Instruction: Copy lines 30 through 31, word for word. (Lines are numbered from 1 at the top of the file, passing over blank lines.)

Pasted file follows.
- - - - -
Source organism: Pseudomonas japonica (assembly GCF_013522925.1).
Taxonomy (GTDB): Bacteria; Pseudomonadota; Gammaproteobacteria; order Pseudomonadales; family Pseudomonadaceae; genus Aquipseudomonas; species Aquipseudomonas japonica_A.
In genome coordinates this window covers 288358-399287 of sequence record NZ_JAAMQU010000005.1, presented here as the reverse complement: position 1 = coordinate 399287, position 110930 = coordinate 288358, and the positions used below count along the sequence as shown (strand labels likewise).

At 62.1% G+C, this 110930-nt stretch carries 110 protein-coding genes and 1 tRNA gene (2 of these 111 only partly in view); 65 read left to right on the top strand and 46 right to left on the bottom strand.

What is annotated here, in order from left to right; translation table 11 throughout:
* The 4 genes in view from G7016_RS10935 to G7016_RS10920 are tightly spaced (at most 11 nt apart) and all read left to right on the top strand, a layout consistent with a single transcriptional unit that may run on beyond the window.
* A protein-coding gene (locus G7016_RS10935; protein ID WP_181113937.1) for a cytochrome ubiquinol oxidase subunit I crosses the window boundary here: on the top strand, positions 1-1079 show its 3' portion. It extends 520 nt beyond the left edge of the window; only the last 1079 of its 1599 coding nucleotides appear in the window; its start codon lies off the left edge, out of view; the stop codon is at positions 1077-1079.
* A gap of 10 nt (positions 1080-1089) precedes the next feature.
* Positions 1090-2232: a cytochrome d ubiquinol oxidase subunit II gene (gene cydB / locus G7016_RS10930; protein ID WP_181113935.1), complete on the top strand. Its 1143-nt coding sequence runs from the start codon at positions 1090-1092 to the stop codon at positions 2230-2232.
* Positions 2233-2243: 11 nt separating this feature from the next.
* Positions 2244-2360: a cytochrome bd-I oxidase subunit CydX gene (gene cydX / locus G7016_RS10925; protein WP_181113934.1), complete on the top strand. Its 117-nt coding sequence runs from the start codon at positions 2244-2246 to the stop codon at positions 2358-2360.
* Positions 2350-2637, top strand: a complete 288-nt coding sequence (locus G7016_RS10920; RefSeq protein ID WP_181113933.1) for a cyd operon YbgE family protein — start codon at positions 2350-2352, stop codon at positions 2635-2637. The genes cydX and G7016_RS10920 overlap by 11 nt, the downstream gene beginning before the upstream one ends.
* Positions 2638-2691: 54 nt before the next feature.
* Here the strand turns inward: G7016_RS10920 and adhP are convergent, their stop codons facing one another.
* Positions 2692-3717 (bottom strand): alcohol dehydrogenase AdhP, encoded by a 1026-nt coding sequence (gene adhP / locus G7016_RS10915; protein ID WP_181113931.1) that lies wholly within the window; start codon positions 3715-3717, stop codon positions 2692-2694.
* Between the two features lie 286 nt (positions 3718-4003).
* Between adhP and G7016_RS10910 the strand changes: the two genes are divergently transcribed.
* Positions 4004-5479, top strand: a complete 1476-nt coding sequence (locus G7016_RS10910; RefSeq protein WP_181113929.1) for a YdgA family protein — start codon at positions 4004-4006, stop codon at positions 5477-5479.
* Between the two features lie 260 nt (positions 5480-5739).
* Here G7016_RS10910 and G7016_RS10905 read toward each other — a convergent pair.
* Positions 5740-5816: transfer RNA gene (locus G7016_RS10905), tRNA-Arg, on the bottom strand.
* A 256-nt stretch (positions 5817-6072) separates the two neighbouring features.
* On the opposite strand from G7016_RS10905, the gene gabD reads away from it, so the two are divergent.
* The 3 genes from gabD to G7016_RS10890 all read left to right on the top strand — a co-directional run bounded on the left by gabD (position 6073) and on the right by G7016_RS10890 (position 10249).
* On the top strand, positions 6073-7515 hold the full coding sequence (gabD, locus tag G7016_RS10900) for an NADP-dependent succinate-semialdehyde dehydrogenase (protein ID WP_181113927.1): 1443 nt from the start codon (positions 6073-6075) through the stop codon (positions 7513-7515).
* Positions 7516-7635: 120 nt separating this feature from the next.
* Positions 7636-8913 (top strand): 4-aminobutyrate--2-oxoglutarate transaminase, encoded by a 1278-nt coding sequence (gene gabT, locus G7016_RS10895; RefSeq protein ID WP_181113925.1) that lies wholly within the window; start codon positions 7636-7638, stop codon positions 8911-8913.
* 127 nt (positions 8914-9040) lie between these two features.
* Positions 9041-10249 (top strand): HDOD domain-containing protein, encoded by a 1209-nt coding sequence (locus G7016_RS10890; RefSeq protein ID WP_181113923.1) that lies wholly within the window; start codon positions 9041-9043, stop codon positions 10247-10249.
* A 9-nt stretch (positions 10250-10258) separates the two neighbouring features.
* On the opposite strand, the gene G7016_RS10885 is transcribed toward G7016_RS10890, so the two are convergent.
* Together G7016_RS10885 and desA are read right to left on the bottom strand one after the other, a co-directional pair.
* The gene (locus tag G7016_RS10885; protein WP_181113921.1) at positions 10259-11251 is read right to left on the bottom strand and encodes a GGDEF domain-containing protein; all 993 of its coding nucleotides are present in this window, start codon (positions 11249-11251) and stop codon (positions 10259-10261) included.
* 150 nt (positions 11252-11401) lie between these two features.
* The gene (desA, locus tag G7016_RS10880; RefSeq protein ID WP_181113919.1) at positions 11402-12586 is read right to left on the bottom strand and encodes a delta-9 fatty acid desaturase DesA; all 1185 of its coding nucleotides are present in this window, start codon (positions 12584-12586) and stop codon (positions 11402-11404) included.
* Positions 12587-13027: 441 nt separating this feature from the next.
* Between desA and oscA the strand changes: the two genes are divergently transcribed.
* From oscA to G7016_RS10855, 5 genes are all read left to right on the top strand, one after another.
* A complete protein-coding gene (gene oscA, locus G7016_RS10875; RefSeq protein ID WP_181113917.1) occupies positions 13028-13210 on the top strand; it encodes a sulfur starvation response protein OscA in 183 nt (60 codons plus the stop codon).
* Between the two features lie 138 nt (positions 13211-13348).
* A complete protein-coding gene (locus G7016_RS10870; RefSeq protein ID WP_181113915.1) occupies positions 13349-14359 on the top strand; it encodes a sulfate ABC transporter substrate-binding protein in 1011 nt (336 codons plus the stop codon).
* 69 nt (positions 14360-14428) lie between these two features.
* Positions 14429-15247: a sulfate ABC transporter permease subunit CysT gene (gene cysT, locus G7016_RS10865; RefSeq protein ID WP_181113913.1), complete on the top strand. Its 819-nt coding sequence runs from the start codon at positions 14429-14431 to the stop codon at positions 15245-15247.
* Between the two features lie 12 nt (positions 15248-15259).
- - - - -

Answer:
* A 9-nt stretch (positions 10250-10258) separates the two neighbouring features.
* On the opposite strand, the gene G7016_RS10885 is transcribed toward G7016_RS10890, so the two are convergent.